Original Issue Date: August 30, 2017
Smartphone is a mobile phone that performs many of the functions of a computer, typically having a touchscreen interface, Internet access, and an operating system capable of running downloaded apps. Users rarely secure their mobile device, making it a target rich environment for malware. Malicious apps have been found in the app store and unintentional download of malicious software are just a few examples of infection methods. Once such malicious software is downloaded, attackers can force a device to perform certain tasks on a user's device such as such as recording audio and video, sending out data including text messages, contacts, personal images, videos, locations etc., opening webpages, stealing user data, deleting/encrypting files, performing untrusted inputs to applications and various other attacks.
However traditional computer security technical measures, such as firewalls, antivirus, and encryption, are uncommon on mobile phones, and mobile phone operating systems are not updated as frequently as those on personal computers. Mobile social networking applications sometimes lack the detailed privacy controls of their PC counterparts. Unfortunately, many smartphone users do not recognize these security shortcomings. Many users fail to enable the security software that comes bundled with their phones, and they believe that surfing the internet on their phones without enabling security software is as safe as or safer than surfing on their computers.
- Fake applications: These are applications in mobile app store or on websites that trick users into downloading them by using legitimate company names or popular references. Once installed on a mobile device these fake apps can perform a variety of malicious activities. They can persistently push ads, track and report location and other sensitive information, or subscribe users to premium services without consent.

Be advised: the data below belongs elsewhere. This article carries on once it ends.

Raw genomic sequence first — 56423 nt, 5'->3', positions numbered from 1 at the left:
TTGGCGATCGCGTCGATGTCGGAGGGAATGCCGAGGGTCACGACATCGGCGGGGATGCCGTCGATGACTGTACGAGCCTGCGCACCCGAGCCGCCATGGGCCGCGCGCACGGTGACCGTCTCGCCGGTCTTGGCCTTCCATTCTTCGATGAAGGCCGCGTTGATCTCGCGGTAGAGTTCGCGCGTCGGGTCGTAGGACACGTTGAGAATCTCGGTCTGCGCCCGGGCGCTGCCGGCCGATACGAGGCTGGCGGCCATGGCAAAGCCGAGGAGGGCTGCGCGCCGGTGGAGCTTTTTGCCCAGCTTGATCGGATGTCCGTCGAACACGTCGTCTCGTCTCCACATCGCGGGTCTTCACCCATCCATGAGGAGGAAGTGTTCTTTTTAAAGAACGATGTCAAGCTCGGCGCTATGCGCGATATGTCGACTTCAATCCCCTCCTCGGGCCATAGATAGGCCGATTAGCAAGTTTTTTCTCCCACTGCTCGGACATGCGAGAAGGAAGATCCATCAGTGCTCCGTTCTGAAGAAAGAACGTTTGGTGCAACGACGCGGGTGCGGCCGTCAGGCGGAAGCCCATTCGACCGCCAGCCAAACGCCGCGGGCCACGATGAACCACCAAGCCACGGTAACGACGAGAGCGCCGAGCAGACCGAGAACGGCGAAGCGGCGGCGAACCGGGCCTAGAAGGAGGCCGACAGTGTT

- Data leakage: A phone with no protection allows an attacker to access all the data on it. The phone is usually disposed of or transferred to another user without removing sensitive data, allowing an attacker to access the data on it. Most apps have privacy settings but many users are unaware of these settings. The risk imposed by default settings is that the data may be transmitted to remote locations, not under the control of a user.
- Mobile Phishing - It is much harder to recognize a phishing email when viewing it through a mobile app. It's equally difficult to spot a phishing page. The same is true for SMS text messages that purport to come from trusted and legitimate sources. Attacker can collect user credentials (e.g. passwords, creditcard numbers) using fake apps or (sms,email) messages that seem genuine.
- Ransomware attacks - A ransomware locks all files/data by encrypting them. To regain access to them, one has to pay the "ransom" in the form of a digital currency or a prepaid card. Ransomware spreads through unsolicited email attachments, MMS, infected apps and compromised websites.
Best practices for users
It is always best to go to official app stores for downloading applications securely. Always check for app details prior to download. Reading every tiny detail of the app policy can aid to weed out the fake or malicious apps. Check what permissions the app requires. If the permissions seem beyond what the app should require, do not install the app.
Various apps may seek your permission to record audio and video, sending out data including text messages, contacts, personal images videos, locations etc. You should weigh the risks with the benefits that these apps offers. Users should look at granting appropriate permissions to such apps with utmost care.
Maintain physical control of your device, especially in public or semi-public places.
Disable interfaces such as Bluetooth, infrared, or WiFi when not in use. Attackers can exploit vulnerabilities in software that use these interfaces by carrying out malicious code in an attractive package.